Has your baby been diagnosed with cerebral palsy?
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Cerebral Palsy is the collective term for a wide range of neurological conditions that can afflict a child in the build-up to, during or immediately after birth.
Cerebral palsy occurs when a brain injury is sustained to the part of the baby’s brain that governs muscle control. In addition to difficulty controlling movement, cerebral palsy can also affect a child’s vision, hearing, learning and ability to communicate. Cerebral palsy can manifest as a result of developmental problems with the brain in the womb (potentially due to infection), or as a result of harm sustained before, during or immediately post birth.
The condition can vary in terms of severity, and in some cases may only affect one side of the body, or even just the legs, leaving the upper body uninhibited. The presence of associated medical conditions and difficulties can also vary greatly.
Unfortunately, the condition as a whole remains incurable, which is why the diagnosis can be devastating for families, particularly when it is the result of medical negligence and therefore preventable. In such instances, an expert medical negligence solicitor can help you secure the compensation needed to meet the challenges the condition will likely present to you and your family.
The most common cause of cerebral palsy is an injury to the brain either before, during or shortly after birth such as through a lack of oxygen or an illness. It can also occur if the mother contracted an infection during pregnancy, certain infections carry a raised risk of cerebral palsy, such as meningitis. In some instances, a baby’s brain may begin to show abnormal development whilst still in the womb making it vital for medical staff to ensure the correct procedures are carried out in order to help minimise the chance of cerebral palsy occurring.
According to the charity Scope, 150 children in the UK are diagnosed with Cerebral Palsy every month, and it affects everyone differently.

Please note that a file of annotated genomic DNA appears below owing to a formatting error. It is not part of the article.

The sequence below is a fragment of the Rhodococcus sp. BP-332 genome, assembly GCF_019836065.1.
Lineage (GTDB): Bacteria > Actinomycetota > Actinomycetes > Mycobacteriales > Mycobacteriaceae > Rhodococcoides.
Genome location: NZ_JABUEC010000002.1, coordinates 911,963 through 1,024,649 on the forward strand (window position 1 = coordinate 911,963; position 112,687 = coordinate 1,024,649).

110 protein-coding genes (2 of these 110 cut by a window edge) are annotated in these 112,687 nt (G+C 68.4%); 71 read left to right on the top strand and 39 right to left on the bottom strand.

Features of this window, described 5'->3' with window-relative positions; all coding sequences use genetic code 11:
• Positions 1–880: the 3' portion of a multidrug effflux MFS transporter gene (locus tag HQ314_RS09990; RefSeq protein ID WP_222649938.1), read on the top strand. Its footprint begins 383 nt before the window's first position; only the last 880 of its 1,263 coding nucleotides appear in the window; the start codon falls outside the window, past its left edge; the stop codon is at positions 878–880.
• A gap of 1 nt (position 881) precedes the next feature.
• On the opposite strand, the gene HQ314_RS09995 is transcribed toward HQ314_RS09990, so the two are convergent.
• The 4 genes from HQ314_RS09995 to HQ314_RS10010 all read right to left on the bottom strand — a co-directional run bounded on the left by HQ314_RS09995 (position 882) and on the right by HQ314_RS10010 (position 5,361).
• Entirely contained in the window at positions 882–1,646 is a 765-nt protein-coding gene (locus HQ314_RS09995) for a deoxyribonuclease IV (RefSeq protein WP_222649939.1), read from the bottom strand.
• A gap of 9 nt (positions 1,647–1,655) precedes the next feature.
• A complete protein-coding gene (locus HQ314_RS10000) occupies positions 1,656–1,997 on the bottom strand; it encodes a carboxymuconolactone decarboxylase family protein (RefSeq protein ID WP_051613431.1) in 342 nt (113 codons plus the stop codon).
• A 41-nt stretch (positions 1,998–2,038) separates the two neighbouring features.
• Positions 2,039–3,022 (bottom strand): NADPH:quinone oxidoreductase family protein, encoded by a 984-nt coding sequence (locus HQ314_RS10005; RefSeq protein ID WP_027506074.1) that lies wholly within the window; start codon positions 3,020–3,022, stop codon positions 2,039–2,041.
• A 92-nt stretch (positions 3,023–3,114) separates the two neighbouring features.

Physical disabilities mean those living with cerebral palsy may get tired more quickly, as their muscles have to work harder. Whilst resting, pain and muscle spasms can keep people awake.
According to Scope, approximately a third of people with CP have learning difficulties. The condition can cause problems with processing sensory information such as sound or light, as well as causing difficulties with letters and numbers.
Sometimes, muscles in the throat can be affected which makes talking difficult. In some cases, some people will use some form of a communication aid to help them communicate.
As people with CP get older, they are at risk of developing further conditions such as:
The reasons for these can be due to a lack of exercise, physical exhaustion, poor seating and posture to name a few.
It is not uncommon for a diagnosis of cerebral palsy to occur in adulthood. These cases are generally mild, having not shown any symptoms as a child.
Raising a child with cerebral palsy will involve dealing with a range of physical and emotional obstacles. Whilst therapy and medication can alleviate some of the symptoms the condition remains incurable.
Making a claim for cerebral palsy compensation can provide you with financial security and peace of mind that professional care can be afforded now and in the future.